I’m only scratching the surface of a complex and intricate topic. People will debate what it means for the future, in terms of ethics and the purity of sport. Everything else is evolving and soon enough sport will have to confront this pending reality.


The National Basketball Association (NBA) is one of four major professional sports leagues in the United States and Canada, the other three being the MLB, NFL, and NHL. The league, now 73 years old has captivated fans not only in the United States but across the globe.

It is one of the most recognizable leagues in the world and seemingly on the upward curve which will continue for some time before it stagnates. The sheer influence of the teams and personalities make it a sought-after entertainment commodity. The league revenue for the 2017/18 season was a staggering $8.01bn, double the figure of the 2011/2012 season. Now, what makes the league so special?

Russell Westbrook


The NBA boasts some of the best players the league has ever seen and it is partially due to the exclusivity of the sport. There is a lot of international players plying their trade in this esteemed league, take for instance the two biggest winners of the 2018/2019 season MVP Giannis Antetokounmpo is from Greece. Rookie of the year was Dallas Maverick sensation Luka Doncic hailing from the land of caves Slovenia. All the best players in the world jumping under one umbrella can only have one outcome. Just imagine if all football stars the likes of Cristiano Ronaldo, Lionel Messi, Neymar, Harry Kane all played in the same league? Pretty much what’s happening in the NBA. This coupled with the regular endorsement of A-list celebrities make it a notoriously famous league and where there’s fame there’s interest.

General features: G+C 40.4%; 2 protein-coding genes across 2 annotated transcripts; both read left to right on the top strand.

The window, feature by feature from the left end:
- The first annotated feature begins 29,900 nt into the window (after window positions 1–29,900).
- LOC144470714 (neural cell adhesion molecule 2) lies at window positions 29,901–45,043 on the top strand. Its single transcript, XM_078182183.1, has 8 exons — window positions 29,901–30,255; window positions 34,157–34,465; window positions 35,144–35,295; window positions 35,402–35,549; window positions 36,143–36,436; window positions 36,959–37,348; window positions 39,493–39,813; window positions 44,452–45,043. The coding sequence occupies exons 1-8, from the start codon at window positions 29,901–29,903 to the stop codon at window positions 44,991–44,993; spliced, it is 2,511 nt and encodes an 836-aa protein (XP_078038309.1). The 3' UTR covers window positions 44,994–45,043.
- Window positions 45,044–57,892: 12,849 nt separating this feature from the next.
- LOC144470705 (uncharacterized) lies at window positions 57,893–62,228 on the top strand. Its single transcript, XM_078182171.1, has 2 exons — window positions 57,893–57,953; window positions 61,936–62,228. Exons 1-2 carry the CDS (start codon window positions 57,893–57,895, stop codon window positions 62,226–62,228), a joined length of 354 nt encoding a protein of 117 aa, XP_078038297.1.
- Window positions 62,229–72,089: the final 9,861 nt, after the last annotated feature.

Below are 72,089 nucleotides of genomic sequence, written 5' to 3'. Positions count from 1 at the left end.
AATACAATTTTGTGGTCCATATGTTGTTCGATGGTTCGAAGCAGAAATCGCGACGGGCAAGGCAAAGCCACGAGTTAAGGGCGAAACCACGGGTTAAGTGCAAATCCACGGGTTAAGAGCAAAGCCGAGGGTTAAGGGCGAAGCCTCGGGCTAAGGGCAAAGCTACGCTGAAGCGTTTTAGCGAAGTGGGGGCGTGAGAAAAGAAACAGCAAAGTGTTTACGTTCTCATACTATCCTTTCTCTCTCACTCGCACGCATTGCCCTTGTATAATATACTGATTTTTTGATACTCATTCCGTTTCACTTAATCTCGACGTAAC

Kawhi Leonard


NBA franchises are at their most profitable than they have ever been. The average franchise valuation is at $1.9 billion almost 14% up over the last three years, yes that is ridiculous considering there are 30 teams in the league. As of 30 May 2019, Juventus, the most successful club in Italy has been valued at $1.51 billion. The startling aspect of these two comparisons is that the gap will continue to widen, the growing TV audience means the NBA will be even bigger in the coming years. The NBA’s logo patch sponsorship has already made a significant impact with teams reaping the financial rewards of the sport’s popularity. The excitement and star-studded rosters are bringing new people to the game. According to Sports Retriever, there has been a significant spike in audiences between the 18-49 age group resulting in the NBA selling 95% of its entire ticket allocation with a total of 741 stadium sellouts. Football can’t even begin to challenge these numbers.

Steph Curry


Embracing the outreach of social media has become a gamechanger for sporting teams around the world. The NBA has more followers than the world’s richest league the NFL. It is easy to upload real-time footage such as pre-match training, behind the scenes and exclusive player interviews. Players are major assets and a leveraging opportunity to promote the franchise. In some odd instances’ players are contractually bound to use social media to engage with fans, somewhat odd but anything that makes the brand look good.

We’re heading into another polarising season and coming off the back of a trading frenzy, fans can be sure to witness the sport blaze to new heights on the court and on the Forbes list.

Top 10 Most Valuable Teams

  1. Dallas Cowboys – $5bn
  2. New York Yankees – $4.6bn
  3. Real Madrid – $4.2bn
  4. FC Barcelona – $4.02bn
  5. New York Knicks – $4bn
  6. Manchester United – $3.81bn
  7. New England Patriots – $3.8bn
  8. Los Angeles Lakers – $3.7bn
  9. Golden State Warriors – $3.5bn
  10. Los Angeles Dodgers – $3.3bn